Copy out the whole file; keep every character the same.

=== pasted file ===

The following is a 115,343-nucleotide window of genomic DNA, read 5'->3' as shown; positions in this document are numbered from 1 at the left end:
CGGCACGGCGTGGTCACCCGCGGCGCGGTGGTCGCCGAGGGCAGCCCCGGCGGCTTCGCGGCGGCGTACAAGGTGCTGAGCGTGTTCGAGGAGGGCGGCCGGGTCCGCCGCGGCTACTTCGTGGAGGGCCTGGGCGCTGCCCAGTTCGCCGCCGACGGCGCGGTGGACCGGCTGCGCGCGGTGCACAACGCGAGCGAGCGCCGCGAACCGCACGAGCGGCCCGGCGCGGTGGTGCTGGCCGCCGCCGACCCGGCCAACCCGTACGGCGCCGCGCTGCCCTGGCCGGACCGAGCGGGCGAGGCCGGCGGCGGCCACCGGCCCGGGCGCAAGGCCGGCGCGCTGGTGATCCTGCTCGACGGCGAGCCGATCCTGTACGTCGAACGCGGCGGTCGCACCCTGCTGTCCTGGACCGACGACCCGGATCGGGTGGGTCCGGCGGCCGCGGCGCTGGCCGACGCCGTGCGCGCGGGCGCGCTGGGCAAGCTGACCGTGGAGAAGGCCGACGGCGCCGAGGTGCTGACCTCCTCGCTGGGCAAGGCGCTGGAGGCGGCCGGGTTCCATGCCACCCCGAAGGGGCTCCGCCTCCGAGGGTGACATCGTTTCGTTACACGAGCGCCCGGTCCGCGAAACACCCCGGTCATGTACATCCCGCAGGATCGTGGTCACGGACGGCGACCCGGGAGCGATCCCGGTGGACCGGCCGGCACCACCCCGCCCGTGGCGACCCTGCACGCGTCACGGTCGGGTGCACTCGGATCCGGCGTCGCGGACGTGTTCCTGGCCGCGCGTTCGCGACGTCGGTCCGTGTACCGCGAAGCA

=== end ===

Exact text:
The following is a 115,343-nucleotide window of genomic DNA, read 5'->3' as shown; positions in this document are numbered from 1 at the left end:
CGGCACGGCGTGGTCACCCGCGGCGCGGTGGTCGCCGAGGGCAGCCCCGGCGGCTTCGCGGCGGCGTACAAGGTGCTGAGCGTGTTCGAGGAGGGCGGCCGGGTCCGCCGCGGCTACTTCGTGGAGGGCCTGGGCGCTGCCCAGTTCGCCGCCGACGGCGCGGTGGACCGGCTGCGCGCGGTGCACAACGCGAGCGAGCGCCGCGAACCGCACGAGCGGCCCGGCGCGGTGGTGCTGGCCGCCGCCGACCCGGCCAACCCGTACGGCGCCGCGCTGCCCTGGCCGGACCGAGCGGGCGAGGCCGGCGGCGGCCACCGGCCCGGGCGCAAGGCCGGCGCGCTGGTGATCCTGCTCGACGGCGAGCCGATCCTGTACGTCGAACGCGGCGGTCGCACCCTGCTGTCCTGGACCGACGACCCGGATCGGGTGGGTCCGGCGGCCGCGGCGCTGGCCGACGCCGTGCGCGCGGGCGCGCTGGGCAAGCTGACCGTGGAGAAGGCCGACGGCGCCGAGGTGCTGACCTCCTCGCTGGGCAAGGCGCTGGAGGCGGCCGGGTTCCATGCCACCCCGAAGGGGCTCCGCCTCCGAGGGTGACATCGTTTCGTTACACGAGCGCCCGGTCCGCGAAACACCCCGGTCATGTACATCCCGCAGGATCGTGGTCACGGACGGCGACCCGGGAGCGATCCCGGTGGACCGGCCGGCACCACCCCGCCCGTGGCGACCCTGCACGCGTCACGGTCGGGTGCACTCGGATCCGGCGTCGCGGACGTGTTCCTGGCCGCGCGTTCGCGACGTCGGTCCGTGTACCGCGAAGCA